KC's View:

    Published on: February 15, 2012

    A new study says that only eight major companies - out of 206 evaluated - deliver what consumers would call an “excellent customer experience” - Sam's Club, Publix, Starbucks, Subway, Chick-fil-A, Aldi, Winn-Dixie, and H.E.B. And, at the other end of the spectrum, “ 76 companies (37% of the total) earn ‘poor’ or ‘very poor’ ratings” from those polled.

    This is the second annual customer service study released by Temkin Group, based on a survey of 10,000 US shoppers conducted last month.

    According to the report, “The research examines customer experience across 18 industries: airlines, appliance makers, auto dealers, banks, car rental agencies, computer makers, credit card issuers, fast food chains, grocery chains, health plans, hotel chains, insurance carriers, Internet service providers, investment firms, parcel delivery services, retailers, TV service providers, and wireless carriers.

    “Grocery chains, fast food chains and retailers are the top three industries, earning an average rating of ‘good.’ At the bottom of the ratings, TV service providers, Internet service providers, and health plans earn an average rating of ‘poor.’ Health plans show up in seven of the bottom 14 spots in the ratings.”

    The report goes on: “This analysis uncovers eight companies with double-digit leads over their industry average: Kaiser Permanente (health plans), credit unions (banks), Sam's Club (retailers), USAA (credit cards), TracFone (wireless carriers), Southwest Airlines (airlines), PNC (banks), and Alamo (car rental services).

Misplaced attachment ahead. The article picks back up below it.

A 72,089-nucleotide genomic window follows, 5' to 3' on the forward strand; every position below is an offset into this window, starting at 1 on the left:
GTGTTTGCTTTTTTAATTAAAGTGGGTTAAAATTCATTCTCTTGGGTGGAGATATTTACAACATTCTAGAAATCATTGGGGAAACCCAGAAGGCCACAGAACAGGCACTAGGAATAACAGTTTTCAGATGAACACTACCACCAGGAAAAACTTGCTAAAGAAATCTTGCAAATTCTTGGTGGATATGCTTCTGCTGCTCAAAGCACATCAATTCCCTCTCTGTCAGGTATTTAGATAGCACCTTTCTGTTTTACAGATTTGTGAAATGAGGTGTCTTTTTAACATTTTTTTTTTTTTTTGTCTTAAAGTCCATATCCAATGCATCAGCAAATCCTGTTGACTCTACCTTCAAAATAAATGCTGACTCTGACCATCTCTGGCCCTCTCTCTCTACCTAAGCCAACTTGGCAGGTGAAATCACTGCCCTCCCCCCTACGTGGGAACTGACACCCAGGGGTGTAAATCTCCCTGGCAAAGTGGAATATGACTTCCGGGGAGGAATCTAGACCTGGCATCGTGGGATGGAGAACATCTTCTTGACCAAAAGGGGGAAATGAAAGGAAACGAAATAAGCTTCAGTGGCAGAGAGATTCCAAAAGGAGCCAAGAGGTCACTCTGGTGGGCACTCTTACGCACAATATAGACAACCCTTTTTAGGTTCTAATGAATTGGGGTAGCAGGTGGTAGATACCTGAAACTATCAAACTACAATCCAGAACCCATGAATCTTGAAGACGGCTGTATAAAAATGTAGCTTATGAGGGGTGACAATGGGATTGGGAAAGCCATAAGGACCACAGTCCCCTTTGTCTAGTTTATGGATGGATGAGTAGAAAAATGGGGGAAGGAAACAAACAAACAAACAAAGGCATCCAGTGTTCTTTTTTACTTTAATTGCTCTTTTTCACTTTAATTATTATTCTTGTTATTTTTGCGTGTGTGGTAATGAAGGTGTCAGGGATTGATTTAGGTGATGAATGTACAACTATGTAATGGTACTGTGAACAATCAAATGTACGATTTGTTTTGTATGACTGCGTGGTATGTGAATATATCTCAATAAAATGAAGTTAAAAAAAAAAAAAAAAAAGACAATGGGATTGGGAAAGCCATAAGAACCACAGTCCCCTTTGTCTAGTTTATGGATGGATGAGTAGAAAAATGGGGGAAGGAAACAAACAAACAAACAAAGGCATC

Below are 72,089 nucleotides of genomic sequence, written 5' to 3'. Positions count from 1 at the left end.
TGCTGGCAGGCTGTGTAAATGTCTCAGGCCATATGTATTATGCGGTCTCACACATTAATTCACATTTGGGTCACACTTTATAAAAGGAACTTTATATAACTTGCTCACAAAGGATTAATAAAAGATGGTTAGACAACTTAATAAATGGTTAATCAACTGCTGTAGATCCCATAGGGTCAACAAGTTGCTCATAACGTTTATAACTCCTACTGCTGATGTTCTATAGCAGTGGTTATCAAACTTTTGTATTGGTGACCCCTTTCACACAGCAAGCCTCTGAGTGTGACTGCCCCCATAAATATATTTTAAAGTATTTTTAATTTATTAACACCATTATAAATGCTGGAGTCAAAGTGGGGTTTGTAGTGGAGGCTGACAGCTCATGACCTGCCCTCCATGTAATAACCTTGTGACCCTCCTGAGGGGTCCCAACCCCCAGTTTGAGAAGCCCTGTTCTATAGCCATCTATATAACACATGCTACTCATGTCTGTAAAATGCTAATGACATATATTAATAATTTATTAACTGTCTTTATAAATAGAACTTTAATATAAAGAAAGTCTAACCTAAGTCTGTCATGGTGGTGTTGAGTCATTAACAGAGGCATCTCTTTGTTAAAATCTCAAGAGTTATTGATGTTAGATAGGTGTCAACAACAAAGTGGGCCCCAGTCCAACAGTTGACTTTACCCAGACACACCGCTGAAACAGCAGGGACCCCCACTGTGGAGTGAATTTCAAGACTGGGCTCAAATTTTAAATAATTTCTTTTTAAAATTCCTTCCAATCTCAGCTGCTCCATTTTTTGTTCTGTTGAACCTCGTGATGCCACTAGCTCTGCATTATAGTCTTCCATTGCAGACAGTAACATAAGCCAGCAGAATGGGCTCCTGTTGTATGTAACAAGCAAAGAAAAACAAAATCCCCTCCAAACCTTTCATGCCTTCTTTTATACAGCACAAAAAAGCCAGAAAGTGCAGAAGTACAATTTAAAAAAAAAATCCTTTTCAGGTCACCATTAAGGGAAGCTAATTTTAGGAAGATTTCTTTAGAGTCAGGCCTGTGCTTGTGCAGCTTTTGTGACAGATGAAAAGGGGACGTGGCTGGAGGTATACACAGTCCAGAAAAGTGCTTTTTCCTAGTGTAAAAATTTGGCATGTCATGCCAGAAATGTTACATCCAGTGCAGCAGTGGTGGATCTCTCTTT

“Seven companies are 10 or more percentage points below their industry average: DHL (parcel delivery services), RadioShack (retailers), Citibank (banks), Days Inn (hotels), EarthLink (Internet service providers), Charter Communications (TV service providers and Internet service providers), and Bank of America (banks).”
    KC's View:

    Published on: February 15, 2012

    Reuters reports that Kroger is saying that increased sales to its best customers suggests that “ it is more competitive with Walmart and other food sellers after cutting prices and reducing checkout wait times.”

    CFO Mike Schlotman told Reuters in an interview yesterday that the company is focused on “keeping its gross margin dollars flat rather than focusing on keeping gross margin rate flat,” a move that is seen as being better for shoppers than for stockholders, who “would rather see its margin rate improve at a faster clip.”

    The CFO also says that “another goal has been to reduce wait times in checkout lines. Changes as basic as scheduling more employees to work at the cash registers at what are usually busy times, along with in-store televisions broadcasting secret codes, have helped Kroger now measure wait time improvements at most stores in seconds, rather than minutes.”